Bas-relief featuring a Triton, blowing a horn or shell, and a Nereid. This was probably part of a mausoleum. Early Roman Empire. Reused in the decumanus to the south of the basilica at the Marché aux Fleurs, 1982.
Carnavalet, Paris. Photo: A.-B. Pimpaud
The main gallery of the orangerie.
Photo: A.-B. Pimpaud.
Since 1880, the hôtel Carnavalet has been home to a museum of the history of Paris.
The archaeological galleries were created by Theodore Vacquer, and were designed to display objects from past and present-day archaeological excavations.
The archaeological collections currently on display in the main gallery of the museum's orangerie trace the very early history of France's capital. The first section presents prehistoric discoveries, particularly the two Neolithic dugout canoes from the excavations at Bercy, and vestiges from the Bronze Age. The Gallic period is represented by several examples of gold coins attributed to the Parisii.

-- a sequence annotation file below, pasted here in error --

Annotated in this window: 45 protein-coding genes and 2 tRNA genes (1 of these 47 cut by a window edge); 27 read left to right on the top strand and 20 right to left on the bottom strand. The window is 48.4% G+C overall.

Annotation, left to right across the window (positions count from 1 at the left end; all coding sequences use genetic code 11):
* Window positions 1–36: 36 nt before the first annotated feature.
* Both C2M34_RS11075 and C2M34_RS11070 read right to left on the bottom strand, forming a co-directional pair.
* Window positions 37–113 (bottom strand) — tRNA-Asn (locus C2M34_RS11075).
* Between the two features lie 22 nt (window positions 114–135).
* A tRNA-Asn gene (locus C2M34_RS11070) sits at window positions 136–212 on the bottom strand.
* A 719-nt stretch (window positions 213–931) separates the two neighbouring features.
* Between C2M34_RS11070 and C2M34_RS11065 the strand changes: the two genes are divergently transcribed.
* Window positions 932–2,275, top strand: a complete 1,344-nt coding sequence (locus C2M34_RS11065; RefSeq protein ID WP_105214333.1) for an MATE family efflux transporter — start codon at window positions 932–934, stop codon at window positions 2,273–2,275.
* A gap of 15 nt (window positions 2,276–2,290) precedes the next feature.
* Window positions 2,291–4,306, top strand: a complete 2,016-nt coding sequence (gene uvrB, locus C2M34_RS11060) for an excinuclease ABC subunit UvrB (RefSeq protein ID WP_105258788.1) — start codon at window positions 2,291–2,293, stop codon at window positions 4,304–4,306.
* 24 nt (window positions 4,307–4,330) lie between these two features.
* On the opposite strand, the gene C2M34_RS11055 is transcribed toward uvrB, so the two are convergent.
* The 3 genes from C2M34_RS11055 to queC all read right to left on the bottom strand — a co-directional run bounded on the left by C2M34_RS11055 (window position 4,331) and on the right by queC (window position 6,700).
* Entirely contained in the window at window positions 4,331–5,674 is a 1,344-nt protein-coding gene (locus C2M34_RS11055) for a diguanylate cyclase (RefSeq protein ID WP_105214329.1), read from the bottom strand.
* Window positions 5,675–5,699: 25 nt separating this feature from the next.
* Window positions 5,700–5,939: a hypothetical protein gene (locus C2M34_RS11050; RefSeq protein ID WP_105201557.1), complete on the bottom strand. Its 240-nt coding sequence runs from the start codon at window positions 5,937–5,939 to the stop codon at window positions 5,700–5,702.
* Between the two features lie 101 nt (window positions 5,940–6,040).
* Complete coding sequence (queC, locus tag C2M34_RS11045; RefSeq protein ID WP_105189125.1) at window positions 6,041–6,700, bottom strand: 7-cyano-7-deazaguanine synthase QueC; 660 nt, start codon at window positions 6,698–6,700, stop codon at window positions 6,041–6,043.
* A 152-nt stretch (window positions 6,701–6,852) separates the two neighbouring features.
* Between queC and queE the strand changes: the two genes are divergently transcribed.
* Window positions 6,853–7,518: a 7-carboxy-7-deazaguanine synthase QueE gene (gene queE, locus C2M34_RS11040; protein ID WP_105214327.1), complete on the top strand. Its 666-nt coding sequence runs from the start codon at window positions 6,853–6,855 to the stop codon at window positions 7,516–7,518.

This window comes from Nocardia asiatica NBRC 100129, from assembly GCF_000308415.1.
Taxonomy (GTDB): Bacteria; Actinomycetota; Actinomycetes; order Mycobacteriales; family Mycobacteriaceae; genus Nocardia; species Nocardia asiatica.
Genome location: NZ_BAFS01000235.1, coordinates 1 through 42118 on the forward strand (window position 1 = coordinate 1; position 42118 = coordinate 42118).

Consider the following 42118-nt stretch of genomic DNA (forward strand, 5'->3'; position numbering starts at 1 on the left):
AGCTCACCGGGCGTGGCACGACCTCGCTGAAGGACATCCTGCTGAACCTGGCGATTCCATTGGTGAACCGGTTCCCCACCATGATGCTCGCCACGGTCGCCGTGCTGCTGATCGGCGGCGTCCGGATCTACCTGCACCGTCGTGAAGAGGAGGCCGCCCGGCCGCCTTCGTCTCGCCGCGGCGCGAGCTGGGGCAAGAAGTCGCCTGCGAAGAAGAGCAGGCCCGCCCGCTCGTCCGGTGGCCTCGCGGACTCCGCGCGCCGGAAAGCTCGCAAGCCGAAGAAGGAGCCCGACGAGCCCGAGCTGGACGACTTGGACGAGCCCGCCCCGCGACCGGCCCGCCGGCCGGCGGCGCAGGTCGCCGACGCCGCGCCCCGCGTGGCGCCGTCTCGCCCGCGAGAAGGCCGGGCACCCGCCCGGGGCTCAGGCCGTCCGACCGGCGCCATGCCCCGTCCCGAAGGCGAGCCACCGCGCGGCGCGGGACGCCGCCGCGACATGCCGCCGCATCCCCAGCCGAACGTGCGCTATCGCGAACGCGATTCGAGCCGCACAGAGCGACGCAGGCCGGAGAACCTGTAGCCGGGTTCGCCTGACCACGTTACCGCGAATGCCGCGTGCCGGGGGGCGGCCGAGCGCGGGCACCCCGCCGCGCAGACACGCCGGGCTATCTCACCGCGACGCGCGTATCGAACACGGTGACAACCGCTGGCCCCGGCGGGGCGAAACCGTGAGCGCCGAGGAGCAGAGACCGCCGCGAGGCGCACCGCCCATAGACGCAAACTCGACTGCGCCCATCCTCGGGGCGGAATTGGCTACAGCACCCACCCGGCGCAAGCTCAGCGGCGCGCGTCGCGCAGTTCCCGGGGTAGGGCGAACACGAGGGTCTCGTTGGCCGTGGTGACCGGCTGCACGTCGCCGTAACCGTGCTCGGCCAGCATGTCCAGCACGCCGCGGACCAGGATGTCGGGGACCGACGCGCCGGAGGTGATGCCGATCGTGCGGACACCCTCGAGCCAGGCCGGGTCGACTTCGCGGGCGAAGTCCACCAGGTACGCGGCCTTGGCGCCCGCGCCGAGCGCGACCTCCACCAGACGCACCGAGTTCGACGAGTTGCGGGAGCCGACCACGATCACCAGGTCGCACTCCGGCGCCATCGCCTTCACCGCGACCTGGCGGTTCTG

The Gallo-Roman section presents, among other things, large sculpted architectural blocks thought to come from the forum, and noteworthy painted wall panels from Gallo-Roman houses. Scale models show the extent of the ancient city, and a series of display cases present a number of objects from the daily life of the very first Parisians.
Musée Carnavalet --
Histoire de Paris
23, rue de Sévigné 75003 PARIS